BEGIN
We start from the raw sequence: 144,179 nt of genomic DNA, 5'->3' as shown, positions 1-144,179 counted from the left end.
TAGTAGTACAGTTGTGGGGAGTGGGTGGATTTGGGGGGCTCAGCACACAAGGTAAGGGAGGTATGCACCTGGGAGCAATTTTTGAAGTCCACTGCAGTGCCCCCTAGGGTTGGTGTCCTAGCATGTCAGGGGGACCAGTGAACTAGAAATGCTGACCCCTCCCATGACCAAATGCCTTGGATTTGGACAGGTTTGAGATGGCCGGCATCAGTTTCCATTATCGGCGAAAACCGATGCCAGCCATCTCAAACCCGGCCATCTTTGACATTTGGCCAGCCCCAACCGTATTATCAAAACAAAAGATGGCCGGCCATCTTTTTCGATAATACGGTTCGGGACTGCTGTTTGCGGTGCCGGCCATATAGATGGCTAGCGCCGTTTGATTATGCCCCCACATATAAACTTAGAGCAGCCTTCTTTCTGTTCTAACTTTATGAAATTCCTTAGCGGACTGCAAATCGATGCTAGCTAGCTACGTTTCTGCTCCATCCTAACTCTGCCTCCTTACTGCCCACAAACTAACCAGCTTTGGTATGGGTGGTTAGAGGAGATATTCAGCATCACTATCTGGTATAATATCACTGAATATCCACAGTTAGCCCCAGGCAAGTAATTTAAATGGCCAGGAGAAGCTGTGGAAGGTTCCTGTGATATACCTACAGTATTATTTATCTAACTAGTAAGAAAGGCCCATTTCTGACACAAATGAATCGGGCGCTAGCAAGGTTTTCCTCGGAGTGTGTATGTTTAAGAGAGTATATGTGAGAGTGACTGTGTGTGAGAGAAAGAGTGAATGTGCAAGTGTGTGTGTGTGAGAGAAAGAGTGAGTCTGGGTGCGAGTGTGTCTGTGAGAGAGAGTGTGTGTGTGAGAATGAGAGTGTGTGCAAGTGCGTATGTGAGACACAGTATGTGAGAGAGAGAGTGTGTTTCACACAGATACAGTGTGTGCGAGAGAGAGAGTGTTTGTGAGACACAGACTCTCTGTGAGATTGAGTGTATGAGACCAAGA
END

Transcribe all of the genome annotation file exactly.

We start from the raw sequence: 144,179 nt of genomic DNA, 5'->3' as shown, positions 1-144,179 counted from the left end.
TAGTAGTACAGTTGTGGGGAGTGGGTGGATTTGGGGGGCTCAGCACACAAGGTAAGGGAGGTATGCACCTGGGAGCAATTTTTGAAGTCCACTGCAGTGCCCCCTAGGGTTGGTGTCCTAGCATGTCAGGGGGACCAGTGAACTAGAAATGCTGACCCCTCCCATGACCAAATGCCTTGGATTTGGACAGGTTTGAGATGGCCGGCATCAGTTTCCATTATCGGCGAAAACCGATGCCAGCCATCTCAAACCCGGCCATCTTTGACATTTGGCCAGCCCCAACCGTATTATCAAAACAAAAGATGGCCGGCCATCTTTTTCGATAATACGGTTCGGGACTGCTGTTTGCGGTGCCGGCCATATAGATGGCTAGCGCCGTTTGATTATGCCCCCACATATAAACTTAGAGCAGCCTTCTTTCTGTTCTAACTTTATGAAATTCCTTAGCGGACTGCAAATCGATGCTAGCTAGCTACGTTTCTGCTCCATCCTAACTCTGCCTCCTTACTGCCCACAAACTAACCAGCTTTGGTATGGGTGGTTAGAGGAGATATTCAGCATCACTATCTGGTATAATATCACTGAATATCCACAGTTAGCCCCAGGCAAGTAATTTAAATGGCCAGGAGAAGCTGTGGAAGGTTCCTGTGATATACCTACAGTATTATTTATCTAACTAGTAAGAAAGGCCCATTTCTGACACAAATGAATCGGGCGCTAGCAAGGTTTTCCTCGGAGTGTGTATGTTTAAGAGAGTATATGTGAGAGTGACTGTGTGTGAGAGAAAGAGTGAATGTGCAAGTGTGTGTGTGTGAGAGAAAGAGTGAGTCTGGGTGCGAGTGTGTCTGTGAGAGAGAGTGTGTGTGTGAGAATGAGAGTGTGTGCAAGTGCGTATGTGAGACACAGTATGTGAGAGAGAGAGTGTGTTTCACACAGATACAGTGTGTGCGAGAGAGAGAGTGTTTGTGAGACACAGACTCTCTGTGAGATTGAGTGTATGAGACCAAGA